WHEN visitors or newly arrived residents request copies of Bike Walk Savannah’s Bike SAV map, they usually ask the same question: "Does this show where all the trails are located in Savannah?"
Most are incredulous when they learn we don’t have much of anything to include on the map, at least not the kind of trails they have in mind.
Communities all over Georgia and the nation have invested in multiuse trails, greenways, and paths — and are enjoying numerous benefits. Savannah has been left behind, but a new nonprofit founded late last year is aiming to change that by advancing a trail network concept called “Tide to Town.”
This “urban trail system” is envisioned as a protected network of walking and bicycling trails connecting all of Savannah’s neighborhoods, from the heart of the city to marshes and tidal creeks. Tide to Town uses existing public rights-of-way, including canal banks, to dramatically reduce land acquisition costs.
“Tide to Town will offer a unique perspective along our canal system, something many communities simply don’t have,” said Denise Grabowski, an urban planner and a member of the Friends of Tide to Town board of directors.
“It is a chance to experience nature in the city, which is so very important for our mental, physical, and physiological health. Our canals are utilitarian for drainage, but they are also beautiful. We have the right-of-way available now, which is typically such a huge barrier.”
Disclosure: I also serve on the Friends of Tide to Town board of directors.
While multiuse trails are often viewed as recreational amenities, the Tide to Town network will also serve a critical transportation function, according to Brent Buice, South Carolina and Georgia Coordinator for the East Coast Greenway Alliance and chair of the Friends of Tide to Town board.
“I am most excited about the safety and access benefits. Savannah’s infrastructure for getting around safely without a car is far behind even current levels of walking and biking, and we have the potential to be the friendliest city for going places by foot and by bike,” he said, also noting “health, and economic development” as additional benefits of the trail network.
Local demand for multiuse trails is well documented. Trails and bike facilities were ranked as the most desired improvement throughout the county by respondents to the 2018 Chatham County Parks and Recreation Survey.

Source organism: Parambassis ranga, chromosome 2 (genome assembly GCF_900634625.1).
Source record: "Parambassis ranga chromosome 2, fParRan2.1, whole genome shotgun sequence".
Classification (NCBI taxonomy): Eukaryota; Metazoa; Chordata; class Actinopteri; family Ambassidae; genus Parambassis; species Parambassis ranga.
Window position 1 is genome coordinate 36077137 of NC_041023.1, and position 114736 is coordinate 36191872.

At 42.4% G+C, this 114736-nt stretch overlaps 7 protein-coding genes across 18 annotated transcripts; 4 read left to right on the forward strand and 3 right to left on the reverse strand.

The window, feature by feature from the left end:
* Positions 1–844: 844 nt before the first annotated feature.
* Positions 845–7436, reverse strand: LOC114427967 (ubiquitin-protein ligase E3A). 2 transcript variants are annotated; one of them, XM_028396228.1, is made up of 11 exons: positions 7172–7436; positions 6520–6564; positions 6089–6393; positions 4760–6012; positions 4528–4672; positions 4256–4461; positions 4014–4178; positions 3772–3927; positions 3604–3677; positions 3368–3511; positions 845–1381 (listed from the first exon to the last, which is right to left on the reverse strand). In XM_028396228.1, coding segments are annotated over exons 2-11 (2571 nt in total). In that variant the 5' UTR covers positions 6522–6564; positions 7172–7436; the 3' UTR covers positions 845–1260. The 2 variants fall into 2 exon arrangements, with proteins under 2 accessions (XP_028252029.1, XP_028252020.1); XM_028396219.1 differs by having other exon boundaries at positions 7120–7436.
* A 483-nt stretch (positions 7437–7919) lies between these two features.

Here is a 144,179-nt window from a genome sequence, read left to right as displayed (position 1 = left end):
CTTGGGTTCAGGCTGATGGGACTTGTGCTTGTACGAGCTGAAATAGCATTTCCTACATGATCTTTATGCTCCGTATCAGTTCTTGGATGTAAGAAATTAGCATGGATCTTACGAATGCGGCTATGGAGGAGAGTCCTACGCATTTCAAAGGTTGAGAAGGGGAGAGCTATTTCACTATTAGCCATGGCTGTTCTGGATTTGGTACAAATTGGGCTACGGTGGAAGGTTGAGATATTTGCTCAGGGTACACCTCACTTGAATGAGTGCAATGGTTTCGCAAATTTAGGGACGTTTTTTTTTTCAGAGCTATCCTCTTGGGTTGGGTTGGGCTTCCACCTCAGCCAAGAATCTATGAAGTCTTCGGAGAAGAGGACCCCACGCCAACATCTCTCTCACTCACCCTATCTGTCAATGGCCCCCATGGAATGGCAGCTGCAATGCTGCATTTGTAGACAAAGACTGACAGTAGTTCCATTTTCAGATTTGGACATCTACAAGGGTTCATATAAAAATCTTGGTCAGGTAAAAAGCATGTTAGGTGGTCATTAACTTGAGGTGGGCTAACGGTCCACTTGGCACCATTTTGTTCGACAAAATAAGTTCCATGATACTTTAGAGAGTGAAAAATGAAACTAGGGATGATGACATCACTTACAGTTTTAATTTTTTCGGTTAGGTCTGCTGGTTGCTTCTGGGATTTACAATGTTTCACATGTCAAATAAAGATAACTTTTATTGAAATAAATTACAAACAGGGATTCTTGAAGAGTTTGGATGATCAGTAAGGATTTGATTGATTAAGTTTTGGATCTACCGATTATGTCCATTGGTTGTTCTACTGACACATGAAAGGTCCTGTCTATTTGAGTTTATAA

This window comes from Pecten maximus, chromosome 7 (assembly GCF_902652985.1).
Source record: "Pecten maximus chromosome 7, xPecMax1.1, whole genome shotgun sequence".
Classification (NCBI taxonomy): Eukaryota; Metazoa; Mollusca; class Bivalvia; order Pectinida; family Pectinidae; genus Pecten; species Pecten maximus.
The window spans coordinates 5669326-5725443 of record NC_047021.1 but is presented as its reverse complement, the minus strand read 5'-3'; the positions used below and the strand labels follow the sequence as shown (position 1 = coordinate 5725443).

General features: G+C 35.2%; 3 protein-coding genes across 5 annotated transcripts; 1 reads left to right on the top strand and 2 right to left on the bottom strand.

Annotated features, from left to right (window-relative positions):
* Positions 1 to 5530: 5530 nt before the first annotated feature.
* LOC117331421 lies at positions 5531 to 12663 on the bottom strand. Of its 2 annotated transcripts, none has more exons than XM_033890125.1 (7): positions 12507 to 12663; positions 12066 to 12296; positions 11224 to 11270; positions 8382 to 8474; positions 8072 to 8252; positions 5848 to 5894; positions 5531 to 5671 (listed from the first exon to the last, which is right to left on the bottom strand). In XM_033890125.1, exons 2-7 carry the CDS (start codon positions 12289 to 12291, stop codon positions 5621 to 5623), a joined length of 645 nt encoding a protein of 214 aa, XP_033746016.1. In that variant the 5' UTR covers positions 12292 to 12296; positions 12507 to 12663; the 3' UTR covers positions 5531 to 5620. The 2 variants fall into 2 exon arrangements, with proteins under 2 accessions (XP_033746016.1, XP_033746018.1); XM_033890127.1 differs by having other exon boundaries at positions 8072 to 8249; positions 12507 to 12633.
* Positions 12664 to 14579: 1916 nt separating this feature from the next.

Also last year, The Coastal Region Metropolitan Planning Organization’s Mobility 2045 Transportation Plan Survey found that of all transportation projects, walking and biking facilitates were second in priority only to maintenance of streets and roads.
In 2017, during meetings held to solicit citizen input on the City of Savannah’s strategic plan, residents in every aldermanic district lamented the lack of safe places to walk and ride bikes. As a result, the strategic plan includes this target: By 2023, 75 percent of neighborhoods will be connected to walking and biking infrastructure.
Tide to Town is a beneficiary of the Racial and Ethnic Approaches to Community Health grant recently awarded by the U.S. Centers for Disease Control to the YMCA of Coastal Georgia and Healthy Savannah. The funding will be used for education, outreach, and technical development for Tide to Town over the next five years. Healthy Savannah’s Paula Kreissler is also a Friends of Tide to Town board member and stressed that the outreach efforts will be inclusive.
“We need to engage the community near the proposed trails and get their insight on what will ensure that all residents across the socio-economic spectrum have access including kids walking or biking to school and play, folks getting to work, shop, worship etc. We also need to ensure that we do not displace current residents as the trail becomes a reality,” she said.
Accessibility is also a top priority for Buice.
“The trail must be protected and connected so that it serves people of all ages and abilities. Special attention must be paid to designing low stress places where the trail crosses streets, and we should make sure that key amenities are part of the planning: benches, water fountains, shade, and bike racks near businesses and other services,” he said.
Tide to Town was included in early versions of the City of Savannah’s proposed list of projects to be funded by the Special Purpose Local Option Sales Tax, pending approval of SPLOST by voters. However, it has since been removed from the list.
Because the list has not been finalized, Buice urged residents to, “contact elected officials and let them know you care about this project and want it completed sooner than later.”
Grabowski agreed. “Let your elected officials know! It’s been said that this is an ‘infrastructure SPLOST.’ The Tide to Town system is not just a nice-to-have amenity, it is an essential component of our transportation infrastructure,” she said.
Kreissler suggested expanding the conversation even further.
“Make your voice heard not only with your elected officials, but also across social media, letters to the editor, at work, and with members of organizations you participate in,” she said.